• If I know that a task is likely to take more time than I want to allot to it, I wait to do it until some time when a hard constraint will make me stop at a fixed time. For example, I usually plan to spend two hours prepping for a class, but that can easily become four hours. The extra two hours doesn’t substantially improve the class for my students, but it does take away from my other work. So, I do begin course prep two hours before I have to go to home for the day, because I know my time is limited.

What things do you do reflexively? What can you change to make them harder to do?


This fall I’ll be teaching a university writing seminar titled ‘Religious Pluralism and the American State’. I’ve made the syllabus available online and I’ve put up a basic course website.

Here is the course description:

Two of the most pressing questions about American religion and its public role are intertwined: how should religions relate to one another, and how should religions relate to the state? In this class you will take up these two questions through the historical analysis of texts about the interactions of Protestant, Catholic, Jewish, Mormon, and Native American religions with one another and with the federal and state governments. You will investigate how law has regulated the public sphere and the civil square in which religious interactions take place, but also how religious actors have driven those interactions. We will trace the history of American pluralism, from the fact of diversity in eighteenth century to the idea of pluralism in the twenty-first century. Because this is a writing seminar, you will write three essays: one expositing a document about a religious conflict, a second interacting with other historians’ interpretations, and a third based on original research into religious conflict.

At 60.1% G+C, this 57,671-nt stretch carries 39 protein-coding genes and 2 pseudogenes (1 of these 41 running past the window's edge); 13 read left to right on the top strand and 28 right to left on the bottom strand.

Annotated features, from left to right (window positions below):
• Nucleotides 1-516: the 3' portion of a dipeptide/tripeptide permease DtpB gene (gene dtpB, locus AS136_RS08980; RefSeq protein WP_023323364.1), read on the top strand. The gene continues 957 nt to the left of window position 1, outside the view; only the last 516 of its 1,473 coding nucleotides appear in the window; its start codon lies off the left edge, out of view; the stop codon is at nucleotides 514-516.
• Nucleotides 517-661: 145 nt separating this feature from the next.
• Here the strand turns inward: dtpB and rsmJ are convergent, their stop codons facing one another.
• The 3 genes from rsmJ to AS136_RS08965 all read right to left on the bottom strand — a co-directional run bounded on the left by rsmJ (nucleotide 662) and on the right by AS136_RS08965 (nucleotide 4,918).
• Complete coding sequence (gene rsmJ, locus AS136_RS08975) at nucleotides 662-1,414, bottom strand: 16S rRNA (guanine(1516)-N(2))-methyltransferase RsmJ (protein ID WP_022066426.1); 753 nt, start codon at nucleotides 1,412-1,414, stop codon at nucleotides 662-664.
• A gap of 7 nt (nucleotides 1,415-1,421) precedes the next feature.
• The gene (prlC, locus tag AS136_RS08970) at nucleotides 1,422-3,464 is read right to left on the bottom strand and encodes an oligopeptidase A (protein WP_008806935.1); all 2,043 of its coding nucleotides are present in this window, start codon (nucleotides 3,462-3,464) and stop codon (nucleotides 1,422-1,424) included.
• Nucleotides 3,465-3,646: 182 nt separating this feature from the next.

I’m looking forward to the reading list for the course. We’ll be reading most of three great books: Steven K. Green’s The Second Disestablishment: Church and State in Nineteenth-Century America, David Sehat’s The Myth of American Religious Freedom, and William Hutchison’s Religious Pluralism in America: The Contentious History of a Founding Ideal.

But I’m mostly looking forward to teaching the primary sources, which range from eighteenth-century texts such as the Virginia Statute for Religious Freedom and John Leland’s The Rights of Conscience Inalienable, to nineteenth-century texts such as essays by Isaac Mayer Wise in the Occident and court cases about blasphemy, polygamy, and Bible reading, to twentieth-century texts about Jehovah’s Witnesses, drugs, and the ministerial exception. (I try to bring the course right up to the present by using Hosanna-Tabor Evangelical Lutheran Church and School v. EEOC.) There are a lot of ’echoes’ in the texts: for example, James Madison’s ‘Memorial and Remonstrance Against Religious Assessments’ is quoted in several of the nineteenth- and twentieth-century texts, and the question of school prayer and Bible reading comes up again and again.

I think the problem of how an open society can both permit wild religious diversity and full religious expression is one of the most crucial questions facing our democracy. I hope this course will be a small contribution to helping the students and myself think through the question.